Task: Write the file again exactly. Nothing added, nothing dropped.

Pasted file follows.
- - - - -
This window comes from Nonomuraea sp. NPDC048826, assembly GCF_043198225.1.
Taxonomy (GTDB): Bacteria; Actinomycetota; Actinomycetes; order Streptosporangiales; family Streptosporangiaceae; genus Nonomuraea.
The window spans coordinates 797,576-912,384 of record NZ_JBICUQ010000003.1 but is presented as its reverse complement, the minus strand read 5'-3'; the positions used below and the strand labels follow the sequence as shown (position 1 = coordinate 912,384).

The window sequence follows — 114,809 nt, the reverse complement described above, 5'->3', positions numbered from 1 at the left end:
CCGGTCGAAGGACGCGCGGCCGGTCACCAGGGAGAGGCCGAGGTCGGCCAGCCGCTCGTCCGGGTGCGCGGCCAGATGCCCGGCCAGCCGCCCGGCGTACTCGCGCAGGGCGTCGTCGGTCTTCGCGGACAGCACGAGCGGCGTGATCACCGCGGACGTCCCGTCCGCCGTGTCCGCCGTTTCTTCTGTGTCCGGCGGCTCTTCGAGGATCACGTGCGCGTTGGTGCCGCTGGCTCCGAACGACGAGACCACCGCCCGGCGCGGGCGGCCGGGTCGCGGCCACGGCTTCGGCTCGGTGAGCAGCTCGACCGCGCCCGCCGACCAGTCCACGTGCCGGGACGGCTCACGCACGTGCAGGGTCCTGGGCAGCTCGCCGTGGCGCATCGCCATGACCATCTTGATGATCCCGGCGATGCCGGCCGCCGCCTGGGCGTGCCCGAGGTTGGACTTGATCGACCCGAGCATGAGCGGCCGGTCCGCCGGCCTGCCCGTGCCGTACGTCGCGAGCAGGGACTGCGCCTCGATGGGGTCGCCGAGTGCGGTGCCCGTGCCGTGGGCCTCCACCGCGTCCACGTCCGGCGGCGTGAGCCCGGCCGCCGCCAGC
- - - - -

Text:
This window comes from Nonomuraea sp. NPDC048826, assembly GCF_043198225.1.
Taxonomy (GTDB): Bacteria; Actinomycetota; Actinomycetes; order Streptosporangiales; family Streptosporangiaceae; genus Nonomuraea.
The window spans coordinates 797,576-912,384 of record NZ_JBICUQ010000003.1 but is presented as its reverse complement, the minus strand read 5'-3'; the positions used below and the strand labels follow the sequence as shown (position 1 = coordinate 912,384).

The window sequence follows — 114,809 nt, the reverse complement described above, 5'->3', positions numbered from 1 at the left end:
CCGGTCGAAGGACGCGCGGCCGGTCACCAGGGAGAGGCCGAGGTCGGCCAGCCGCTCGTCCGGGTGCGCGGCCAGATGCCCGGCCAGCCGCCCGGCGTACTCGCGCAGGGCGTCGTCGGTCTTCGCGGACAGCACGAGCGGCGTGATCACCGCGGACGTCCCGTCCGCCGTGTCCGCCGTTTCTTCTGTGTCCGGCGGCTCTTCGAGGATCACGTGCGCGTTGGTGCCGCTGGCTCCGAACGACGAGACCACCGCCCGGCGCGGGCGGCCGGGTCGCGGCCACGGCTTCGGCTCGGTGAGCAGCTCGACCGCGCCCGCCGACCAGTCCACGTGCCGGGACGGCTCACGCACGTGCAGGGTCCTGGGCAGCTCGCCGTGGCGCATCGCCATGACCATCTTGATGATCCCGGCGATGCCGGCCGCCGCCTGGGCGTGCCCGAGGTTGGACTTGATCGACCCGAGCATGAGCGGCCGGTCCGCCGGCCTGCCCGTGCCGTACGTCGCGAGCAGGGACTGCGCCTCGATGGGGTCGCCGAGTGCGGTGCCCGTGCCGTGGGCCTCCACCGCGTCCACGTCCGGCGGCGTGAGCCCGGCCGCCGCCAGC